Today was the day that fans of the Tour de France had circled on their calendar since the course was first announced. A deciding stage if ever there was one. Stage 17 would send the riders on a 174km (108 mile) ride that would end on the summit of the Col du Tourmalet and would likely have a direct impact on who would be wearing Yellow when we head to Paris on Sunday. The grueling climb up the Tourmalet is legendary, and the top climbers battled it out on the slopes of that famous route, in the end though, little changed in the over all standings, but it likely means that the 2010 Tour is, for all intents and purposes, over, with two competitive days of riding yet to come.
As we all know, heading into today, just 8 seconds separated Alberto Contador and Andy Schleck, with Contador wearing the Yellow Jersey thanks to a mechanical problem on Schleck’s bike on the final climb on Monday’s 15th stage. Controversy swirled in cycling circles as fans debated whether or not it was the right move on Contador’s part to attack while his rival suffered a break down. Some said that it was part of the sport, and Alberto should take advantage of every opportunity. Others thought that it would taint his win, and that he should have waited for Schleck so they could duel one on one.
All of that is water under the bridge at this point. Today it came down to a climbing competition between the two men, with the rest of the Peloton chasing behind the two leaders. Over the course of the final push up the Tourmalet, neither man could shake the other, and while Schleck looked a bit fresher, Contador stayed with him on every move. It wasn’t exactly a sprint to the finish line, although Schleck did claim the stage win with a final push that put him about a half bike length in front.
The stage win is small consolation however, as the two men finished with the same time, leaving Contador still 8 seconds out in front. Alberto is the better time trialist of the two riders however, and that makes it very difficult for Andy to try to catch him on Saturday’s penultimate stage, which is a 52km (32.3 mile) time trial that will decide who goes into Paris with the win. The question is, can Schleck make up 8 seconds of time on Contador? Possibly, but it is highly doubtful.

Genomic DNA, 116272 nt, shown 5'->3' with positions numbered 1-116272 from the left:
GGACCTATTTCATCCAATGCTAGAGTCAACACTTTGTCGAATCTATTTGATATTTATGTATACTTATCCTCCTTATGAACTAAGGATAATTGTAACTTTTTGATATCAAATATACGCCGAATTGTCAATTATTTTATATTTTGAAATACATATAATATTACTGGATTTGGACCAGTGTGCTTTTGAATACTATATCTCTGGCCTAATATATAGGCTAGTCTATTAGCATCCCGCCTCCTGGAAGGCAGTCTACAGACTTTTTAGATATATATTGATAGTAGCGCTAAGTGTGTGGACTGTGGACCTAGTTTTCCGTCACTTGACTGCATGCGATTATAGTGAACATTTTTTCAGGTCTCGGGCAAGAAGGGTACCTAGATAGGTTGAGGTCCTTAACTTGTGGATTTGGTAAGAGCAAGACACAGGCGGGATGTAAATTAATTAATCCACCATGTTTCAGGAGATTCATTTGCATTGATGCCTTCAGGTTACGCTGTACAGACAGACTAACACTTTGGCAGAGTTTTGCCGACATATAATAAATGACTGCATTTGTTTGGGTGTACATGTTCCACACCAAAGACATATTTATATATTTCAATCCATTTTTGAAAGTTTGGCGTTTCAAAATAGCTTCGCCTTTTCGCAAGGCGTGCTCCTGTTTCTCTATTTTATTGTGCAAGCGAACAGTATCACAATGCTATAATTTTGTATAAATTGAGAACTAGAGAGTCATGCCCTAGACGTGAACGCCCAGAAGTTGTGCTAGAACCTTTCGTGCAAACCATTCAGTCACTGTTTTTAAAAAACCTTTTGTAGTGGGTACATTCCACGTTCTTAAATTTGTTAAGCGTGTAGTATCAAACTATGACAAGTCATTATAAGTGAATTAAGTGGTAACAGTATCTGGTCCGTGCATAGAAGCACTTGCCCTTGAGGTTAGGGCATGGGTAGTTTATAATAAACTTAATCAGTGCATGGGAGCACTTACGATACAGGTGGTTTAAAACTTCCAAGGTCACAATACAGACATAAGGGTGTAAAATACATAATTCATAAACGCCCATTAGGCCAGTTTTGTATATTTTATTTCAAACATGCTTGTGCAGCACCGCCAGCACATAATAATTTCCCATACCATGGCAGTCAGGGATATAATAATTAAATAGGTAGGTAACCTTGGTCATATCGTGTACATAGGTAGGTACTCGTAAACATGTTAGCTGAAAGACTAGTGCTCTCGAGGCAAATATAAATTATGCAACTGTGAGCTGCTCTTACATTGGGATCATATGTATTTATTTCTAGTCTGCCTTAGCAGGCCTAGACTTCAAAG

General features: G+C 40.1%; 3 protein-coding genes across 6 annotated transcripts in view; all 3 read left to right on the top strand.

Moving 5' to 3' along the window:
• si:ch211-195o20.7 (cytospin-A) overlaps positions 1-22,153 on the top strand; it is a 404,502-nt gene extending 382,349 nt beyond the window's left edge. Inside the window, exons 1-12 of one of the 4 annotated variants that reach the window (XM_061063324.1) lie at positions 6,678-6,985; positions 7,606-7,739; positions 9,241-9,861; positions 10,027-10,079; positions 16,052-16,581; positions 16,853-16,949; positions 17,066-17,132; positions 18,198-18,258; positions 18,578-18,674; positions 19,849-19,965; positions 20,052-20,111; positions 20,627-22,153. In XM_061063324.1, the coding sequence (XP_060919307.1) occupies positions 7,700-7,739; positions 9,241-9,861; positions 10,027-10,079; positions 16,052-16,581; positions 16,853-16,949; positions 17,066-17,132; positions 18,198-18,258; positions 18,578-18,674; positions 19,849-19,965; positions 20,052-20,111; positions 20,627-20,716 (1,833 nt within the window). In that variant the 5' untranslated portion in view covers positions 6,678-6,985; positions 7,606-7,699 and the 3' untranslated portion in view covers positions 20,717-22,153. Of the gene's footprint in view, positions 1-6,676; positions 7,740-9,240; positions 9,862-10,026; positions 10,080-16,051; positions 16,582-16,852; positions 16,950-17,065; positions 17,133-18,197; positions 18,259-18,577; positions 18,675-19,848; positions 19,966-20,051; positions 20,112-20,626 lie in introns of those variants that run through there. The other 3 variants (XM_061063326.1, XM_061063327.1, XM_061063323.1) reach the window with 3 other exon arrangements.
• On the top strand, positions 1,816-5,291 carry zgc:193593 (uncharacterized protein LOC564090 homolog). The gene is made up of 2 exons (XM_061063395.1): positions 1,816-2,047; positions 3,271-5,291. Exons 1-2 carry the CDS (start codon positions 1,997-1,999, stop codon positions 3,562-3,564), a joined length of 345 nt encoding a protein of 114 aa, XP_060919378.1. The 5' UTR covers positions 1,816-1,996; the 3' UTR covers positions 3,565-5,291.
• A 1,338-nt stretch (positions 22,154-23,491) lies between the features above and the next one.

In the race for the other jerseys, the competition is still quite close. Especially for the Green Jersey that belongs to the top sprinter. Thor Hushovd is back in Green, but Alessandro Petacchi is only a few points back. These two men will be fighting it out all the way to the Champs Elysees on Sunday I’m sure. Petacchi seems to be the faster man in the sprints right now, and has done a great job of rejuvenating himself this year. Anthony Charteau has a nice lead in the Polka Dot Jersey and seems to have wrapped up the King of the Mountain this year. The last three stages will have no effect on outcome of that competition. Finally, the White Jersey for the Tour’s best young rider once again goes to Andy Schleck, and that won’t change before Paris either.
Tomorrow, the sprinters will take center stage once again. The route is a 198km (123 mile) ride from Salies-de-Béarn to Bordeaux that is mostly flat and should be relatively flat. While the GC contenders wait until Saturday to have their final word, the burners will be working hard for more Green Jersey points. It should be fast and furious, but Saturday will be the one to watch.
So? What do you think? Does Schleck have a chance?
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